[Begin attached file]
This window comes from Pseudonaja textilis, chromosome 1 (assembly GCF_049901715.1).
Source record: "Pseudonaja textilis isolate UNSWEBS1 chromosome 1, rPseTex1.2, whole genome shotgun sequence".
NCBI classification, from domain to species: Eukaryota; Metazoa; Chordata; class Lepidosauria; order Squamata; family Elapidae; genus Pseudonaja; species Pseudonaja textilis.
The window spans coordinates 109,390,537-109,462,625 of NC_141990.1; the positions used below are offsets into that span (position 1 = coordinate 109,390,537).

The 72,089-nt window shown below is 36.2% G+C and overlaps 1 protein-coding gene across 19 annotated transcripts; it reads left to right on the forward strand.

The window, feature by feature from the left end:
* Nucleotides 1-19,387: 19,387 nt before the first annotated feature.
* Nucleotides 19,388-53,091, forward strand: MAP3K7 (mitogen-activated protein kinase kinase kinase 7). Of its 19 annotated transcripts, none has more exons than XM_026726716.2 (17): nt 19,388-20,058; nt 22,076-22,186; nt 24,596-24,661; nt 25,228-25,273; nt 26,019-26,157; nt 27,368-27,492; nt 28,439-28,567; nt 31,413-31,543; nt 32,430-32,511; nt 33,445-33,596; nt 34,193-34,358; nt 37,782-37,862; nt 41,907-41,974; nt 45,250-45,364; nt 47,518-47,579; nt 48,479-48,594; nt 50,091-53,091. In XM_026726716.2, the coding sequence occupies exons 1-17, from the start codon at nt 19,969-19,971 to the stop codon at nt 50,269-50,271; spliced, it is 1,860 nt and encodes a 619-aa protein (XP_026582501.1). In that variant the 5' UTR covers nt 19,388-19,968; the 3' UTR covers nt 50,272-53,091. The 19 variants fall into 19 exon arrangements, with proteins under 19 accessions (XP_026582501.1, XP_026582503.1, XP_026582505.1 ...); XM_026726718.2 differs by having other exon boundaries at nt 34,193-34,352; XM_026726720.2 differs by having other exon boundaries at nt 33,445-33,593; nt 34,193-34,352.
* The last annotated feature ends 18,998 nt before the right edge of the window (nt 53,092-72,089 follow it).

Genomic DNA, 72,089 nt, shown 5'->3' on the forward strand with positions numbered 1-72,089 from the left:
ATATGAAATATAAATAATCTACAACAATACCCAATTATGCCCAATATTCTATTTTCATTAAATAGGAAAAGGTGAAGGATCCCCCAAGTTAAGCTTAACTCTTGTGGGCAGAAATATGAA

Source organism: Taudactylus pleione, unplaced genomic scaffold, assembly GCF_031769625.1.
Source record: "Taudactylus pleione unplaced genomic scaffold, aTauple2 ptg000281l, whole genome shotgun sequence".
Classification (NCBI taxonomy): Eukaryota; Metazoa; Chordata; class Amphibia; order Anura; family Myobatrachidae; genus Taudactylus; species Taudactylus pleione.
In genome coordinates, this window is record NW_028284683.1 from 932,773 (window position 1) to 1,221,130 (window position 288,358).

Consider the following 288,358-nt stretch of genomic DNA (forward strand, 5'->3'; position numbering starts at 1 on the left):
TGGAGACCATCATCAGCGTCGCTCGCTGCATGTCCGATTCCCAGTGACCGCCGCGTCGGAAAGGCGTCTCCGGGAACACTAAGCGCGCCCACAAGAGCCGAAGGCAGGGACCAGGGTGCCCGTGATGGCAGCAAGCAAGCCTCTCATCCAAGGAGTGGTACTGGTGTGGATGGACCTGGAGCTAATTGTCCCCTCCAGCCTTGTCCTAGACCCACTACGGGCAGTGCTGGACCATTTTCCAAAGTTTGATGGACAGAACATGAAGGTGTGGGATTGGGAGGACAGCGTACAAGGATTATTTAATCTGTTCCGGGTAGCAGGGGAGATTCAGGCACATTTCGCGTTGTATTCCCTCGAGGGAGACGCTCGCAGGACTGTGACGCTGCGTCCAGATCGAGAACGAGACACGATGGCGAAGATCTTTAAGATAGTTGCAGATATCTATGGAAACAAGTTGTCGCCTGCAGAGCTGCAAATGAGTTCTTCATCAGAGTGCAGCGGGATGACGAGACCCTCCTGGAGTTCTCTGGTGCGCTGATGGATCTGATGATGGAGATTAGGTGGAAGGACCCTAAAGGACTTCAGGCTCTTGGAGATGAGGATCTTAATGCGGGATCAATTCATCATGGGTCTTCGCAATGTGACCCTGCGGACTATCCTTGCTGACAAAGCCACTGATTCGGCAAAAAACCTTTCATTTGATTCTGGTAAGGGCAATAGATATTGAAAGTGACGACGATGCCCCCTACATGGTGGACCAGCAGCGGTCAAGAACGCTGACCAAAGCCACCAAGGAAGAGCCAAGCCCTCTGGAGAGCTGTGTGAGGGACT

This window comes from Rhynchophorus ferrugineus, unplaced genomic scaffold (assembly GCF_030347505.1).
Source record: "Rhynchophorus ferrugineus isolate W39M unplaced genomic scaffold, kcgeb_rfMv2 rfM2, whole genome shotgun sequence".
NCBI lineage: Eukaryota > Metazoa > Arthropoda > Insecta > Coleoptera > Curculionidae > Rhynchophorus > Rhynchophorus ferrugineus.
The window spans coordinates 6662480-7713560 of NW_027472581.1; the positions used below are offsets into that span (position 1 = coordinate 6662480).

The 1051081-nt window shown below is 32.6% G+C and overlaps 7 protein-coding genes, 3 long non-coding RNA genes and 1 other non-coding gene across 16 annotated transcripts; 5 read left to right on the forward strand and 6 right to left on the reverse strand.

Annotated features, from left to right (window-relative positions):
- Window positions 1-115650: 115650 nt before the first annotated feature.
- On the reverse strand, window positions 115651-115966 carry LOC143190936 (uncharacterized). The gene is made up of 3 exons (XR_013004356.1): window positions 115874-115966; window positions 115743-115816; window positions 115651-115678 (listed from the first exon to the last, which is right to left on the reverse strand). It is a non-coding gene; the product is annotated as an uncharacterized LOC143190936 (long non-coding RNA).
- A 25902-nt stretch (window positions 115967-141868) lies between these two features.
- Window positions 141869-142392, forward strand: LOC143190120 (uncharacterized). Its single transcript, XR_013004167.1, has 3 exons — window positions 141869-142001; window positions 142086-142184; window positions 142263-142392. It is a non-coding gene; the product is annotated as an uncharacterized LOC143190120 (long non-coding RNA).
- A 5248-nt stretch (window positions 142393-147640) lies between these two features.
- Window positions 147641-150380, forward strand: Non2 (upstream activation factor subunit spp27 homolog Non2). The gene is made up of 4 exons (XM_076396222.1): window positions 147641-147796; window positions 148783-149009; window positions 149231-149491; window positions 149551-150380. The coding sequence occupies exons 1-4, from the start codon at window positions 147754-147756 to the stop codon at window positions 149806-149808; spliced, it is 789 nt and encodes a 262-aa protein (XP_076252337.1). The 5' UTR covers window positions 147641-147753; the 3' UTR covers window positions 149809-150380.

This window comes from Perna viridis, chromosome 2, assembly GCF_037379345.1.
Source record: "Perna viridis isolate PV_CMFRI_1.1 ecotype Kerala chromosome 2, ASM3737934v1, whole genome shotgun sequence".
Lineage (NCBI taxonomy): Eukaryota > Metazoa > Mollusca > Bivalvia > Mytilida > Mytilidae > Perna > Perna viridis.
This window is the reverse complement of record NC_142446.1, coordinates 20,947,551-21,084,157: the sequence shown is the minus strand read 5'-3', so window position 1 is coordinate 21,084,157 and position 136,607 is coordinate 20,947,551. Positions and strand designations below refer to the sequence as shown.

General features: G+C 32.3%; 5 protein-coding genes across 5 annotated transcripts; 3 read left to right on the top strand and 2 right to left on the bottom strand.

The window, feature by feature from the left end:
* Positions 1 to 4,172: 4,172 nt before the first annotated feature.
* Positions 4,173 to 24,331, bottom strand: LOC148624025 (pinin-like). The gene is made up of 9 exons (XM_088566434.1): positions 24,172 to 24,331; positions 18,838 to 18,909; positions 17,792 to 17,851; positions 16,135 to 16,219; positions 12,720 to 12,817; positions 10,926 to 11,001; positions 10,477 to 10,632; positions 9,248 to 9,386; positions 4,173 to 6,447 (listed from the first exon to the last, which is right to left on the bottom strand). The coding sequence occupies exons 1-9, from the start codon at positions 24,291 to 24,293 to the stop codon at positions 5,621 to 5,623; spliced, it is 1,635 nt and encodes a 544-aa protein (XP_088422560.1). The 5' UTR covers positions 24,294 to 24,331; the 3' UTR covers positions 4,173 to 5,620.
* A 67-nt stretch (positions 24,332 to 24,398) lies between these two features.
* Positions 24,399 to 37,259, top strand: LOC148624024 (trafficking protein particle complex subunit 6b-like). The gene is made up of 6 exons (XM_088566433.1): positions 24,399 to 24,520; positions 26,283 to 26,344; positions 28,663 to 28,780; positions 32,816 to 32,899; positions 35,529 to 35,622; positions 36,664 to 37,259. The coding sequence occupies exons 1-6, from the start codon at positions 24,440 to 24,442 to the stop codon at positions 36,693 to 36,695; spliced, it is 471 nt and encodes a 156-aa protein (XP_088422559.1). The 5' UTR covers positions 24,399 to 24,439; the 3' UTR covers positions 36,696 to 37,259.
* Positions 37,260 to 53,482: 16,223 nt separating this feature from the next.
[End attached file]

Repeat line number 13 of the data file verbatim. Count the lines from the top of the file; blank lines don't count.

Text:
Source record: "Taudactylus pleione unplaced genomic scaffold, aTauple2 ptg000281l, whole genome shotgun sequence".